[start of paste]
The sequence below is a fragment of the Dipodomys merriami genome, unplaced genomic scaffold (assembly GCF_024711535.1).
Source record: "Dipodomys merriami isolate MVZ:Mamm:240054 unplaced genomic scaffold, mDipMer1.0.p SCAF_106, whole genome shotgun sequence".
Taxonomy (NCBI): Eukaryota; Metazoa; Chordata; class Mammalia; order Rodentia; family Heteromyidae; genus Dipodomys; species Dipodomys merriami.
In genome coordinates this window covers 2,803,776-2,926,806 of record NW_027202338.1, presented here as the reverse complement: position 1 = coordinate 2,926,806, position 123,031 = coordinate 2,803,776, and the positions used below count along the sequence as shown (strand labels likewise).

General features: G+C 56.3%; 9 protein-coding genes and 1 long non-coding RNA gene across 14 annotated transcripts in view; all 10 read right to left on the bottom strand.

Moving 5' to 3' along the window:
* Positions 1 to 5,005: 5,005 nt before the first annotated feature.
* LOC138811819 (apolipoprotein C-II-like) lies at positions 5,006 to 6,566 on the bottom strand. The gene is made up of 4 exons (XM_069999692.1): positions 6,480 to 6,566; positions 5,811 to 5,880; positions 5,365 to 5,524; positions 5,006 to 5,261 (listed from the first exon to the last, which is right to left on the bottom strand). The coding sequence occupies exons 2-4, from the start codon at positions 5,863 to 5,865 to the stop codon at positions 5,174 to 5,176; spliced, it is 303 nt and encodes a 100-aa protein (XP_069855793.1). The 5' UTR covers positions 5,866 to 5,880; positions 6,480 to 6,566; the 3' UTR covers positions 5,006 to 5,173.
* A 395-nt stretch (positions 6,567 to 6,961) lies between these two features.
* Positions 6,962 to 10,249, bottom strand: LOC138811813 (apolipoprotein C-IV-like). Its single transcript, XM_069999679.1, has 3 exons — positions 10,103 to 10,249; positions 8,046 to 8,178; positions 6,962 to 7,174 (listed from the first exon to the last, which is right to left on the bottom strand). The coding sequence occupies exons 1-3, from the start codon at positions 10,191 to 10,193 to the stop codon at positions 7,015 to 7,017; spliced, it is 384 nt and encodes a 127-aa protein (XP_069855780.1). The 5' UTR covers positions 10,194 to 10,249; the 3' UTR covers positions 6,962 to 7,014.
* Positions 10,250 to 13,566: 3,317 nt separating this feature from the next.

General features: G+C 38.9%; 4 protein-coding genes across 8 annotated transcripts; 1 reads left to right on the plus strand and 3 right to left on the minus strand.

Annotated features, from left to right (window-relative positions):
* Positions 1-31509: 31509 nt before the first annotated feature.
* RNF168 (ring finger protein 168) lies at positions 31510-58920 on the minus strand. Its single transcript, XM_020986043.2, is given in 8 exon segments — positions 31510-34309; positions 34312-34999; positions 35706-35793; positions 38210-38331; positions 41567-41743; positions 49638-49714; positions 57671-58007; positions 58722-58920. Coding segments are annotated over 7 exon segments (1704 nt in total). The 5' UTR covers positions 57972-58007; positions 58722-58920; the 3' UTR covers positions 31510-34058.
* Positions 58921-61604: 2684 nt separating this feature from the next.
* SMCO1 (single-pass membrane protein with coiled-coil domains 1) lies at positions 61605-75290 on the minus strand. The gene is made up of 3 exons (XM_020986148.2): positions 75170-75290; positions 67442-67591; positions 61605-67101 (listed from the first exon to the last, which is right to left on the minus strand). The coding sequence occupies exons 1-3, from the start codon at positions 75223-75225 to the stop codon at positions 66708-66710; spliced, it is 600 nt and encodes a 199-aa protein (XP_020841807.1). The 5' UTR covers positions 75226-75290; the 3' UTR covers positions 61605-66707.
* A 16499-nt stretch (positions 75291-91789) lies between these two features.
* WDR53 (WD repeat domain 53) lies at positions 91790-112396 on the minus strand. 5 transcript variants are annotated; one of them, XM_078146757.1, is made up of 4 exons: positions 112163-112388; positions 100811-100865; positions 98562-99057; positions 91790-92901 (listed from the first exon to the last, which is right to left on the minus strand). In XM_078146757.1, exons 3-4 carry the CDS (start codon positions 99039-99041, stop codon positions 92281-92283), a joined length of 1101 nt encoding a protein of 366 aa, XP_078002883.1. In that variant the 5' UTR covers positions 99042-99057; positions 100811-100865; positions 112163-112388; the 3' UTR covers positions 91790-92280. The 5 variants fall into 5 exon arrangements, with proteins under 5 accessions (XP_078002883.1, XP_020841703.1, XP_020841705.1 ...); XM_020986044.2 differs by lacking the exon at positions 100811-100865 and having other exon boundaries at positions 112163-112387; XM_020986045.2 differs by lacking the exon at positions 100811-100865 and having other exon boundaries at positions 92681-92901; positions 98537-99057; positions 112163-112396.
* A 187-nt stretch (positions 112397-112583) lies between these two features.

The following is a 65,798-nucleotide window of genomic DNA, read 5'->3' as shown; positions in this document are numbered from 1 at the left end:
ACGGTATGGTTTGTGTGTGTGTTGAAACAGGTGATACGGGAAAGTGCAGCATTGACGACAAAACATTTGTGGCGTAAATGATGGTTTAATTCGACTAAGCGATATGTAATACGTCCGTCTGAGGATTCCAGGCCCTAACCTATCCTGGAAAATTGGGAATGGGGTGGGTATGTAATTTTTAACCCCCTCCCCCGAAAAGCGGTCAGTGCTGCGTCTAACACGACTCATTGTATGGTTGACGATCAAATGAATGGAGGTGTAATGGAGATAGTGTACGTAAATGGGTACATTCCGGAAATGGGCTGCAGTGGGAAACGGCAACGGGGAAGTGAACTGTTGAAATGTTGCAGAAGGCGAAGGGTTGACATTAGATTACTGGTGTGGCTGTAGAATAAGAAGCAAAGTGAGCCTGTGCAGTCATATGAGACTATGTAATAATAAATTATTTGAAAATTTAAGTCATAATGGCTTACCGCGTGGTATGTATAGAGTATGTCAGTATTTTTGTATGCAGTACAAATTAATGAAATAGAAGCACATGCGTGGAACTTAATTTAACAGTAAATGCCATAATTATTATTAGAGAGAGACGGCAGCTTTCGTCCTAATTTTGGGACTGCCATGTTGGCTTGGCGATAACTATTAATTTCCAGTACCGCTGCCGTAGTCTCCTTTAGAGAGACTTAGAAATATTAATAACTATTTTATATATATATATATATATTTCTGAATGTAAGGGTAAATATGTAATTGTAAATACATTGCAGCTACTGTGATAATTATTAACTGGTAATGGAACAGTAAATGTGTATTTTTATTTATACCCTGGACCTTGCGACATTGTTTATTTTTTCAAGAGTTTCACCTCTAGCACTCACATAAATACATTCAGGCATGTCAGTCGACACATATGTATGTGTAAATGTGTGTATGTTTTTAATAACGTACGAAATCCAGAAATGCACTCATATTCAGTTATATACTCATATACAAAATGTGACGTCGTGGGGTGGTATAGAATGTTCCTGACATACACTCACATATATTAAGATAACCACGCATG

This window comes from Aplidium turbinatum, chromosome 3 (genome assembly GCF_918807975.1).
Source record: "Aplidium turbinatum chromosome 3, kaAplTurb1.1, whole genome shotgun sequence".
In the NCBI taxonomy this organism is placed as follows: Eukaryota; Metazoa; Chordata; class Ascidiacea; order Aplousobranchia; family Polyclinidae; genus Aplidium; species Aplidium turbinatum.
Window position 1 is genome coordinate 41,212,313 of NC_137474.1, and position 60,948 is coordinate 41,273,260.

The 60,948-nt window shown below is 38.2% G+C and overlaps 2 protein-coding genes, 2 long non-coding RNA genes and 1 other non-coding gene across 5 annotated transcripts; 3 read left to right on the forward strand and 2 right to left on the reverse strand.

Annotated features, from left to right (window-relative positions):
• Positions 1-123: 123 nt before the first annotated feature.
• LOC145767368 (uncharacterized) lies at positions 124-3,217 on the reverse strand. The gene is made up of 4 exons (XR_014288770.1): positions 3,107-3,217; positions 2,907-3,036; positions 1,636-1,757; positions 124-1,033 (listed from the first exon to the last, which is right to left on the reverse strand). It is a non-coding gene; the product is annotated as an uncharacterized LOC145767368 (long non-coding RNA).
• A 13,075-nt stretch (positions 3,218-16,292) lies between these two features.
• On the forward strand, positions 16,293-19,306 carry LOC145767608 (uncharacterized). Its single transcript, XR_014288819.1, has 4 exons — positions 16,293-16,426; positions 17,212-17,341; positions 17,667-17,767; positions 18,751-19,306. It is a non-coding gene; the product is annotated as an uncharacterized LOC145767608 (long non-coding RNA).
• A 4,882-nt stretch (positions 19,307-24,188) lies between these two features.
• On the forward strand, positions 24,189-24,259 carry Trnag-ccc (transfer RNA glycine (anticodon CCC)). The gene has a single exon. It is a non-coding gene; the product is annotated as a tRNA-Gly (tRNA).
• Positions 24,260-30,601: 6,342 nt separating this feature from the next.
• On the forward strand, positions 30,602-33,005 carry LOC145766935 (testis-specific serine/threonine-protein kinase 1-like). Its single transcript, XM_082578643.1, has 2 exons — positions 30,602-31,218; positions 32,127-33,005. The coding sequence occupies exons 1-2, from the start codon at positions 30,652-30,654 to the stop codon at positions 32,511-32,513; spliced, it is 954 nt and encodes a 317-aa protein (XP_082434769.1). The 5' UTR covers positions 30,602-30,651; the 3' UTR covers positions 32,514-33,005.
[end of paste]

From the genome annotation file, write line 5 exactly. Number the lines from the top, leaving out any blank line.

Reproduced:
General features: G+C 56.3%; 9 protein-coding genes and 1 long non-coding RNA gene across 14 annotated transcripts in view; all 10 read right to left on the bottom strand.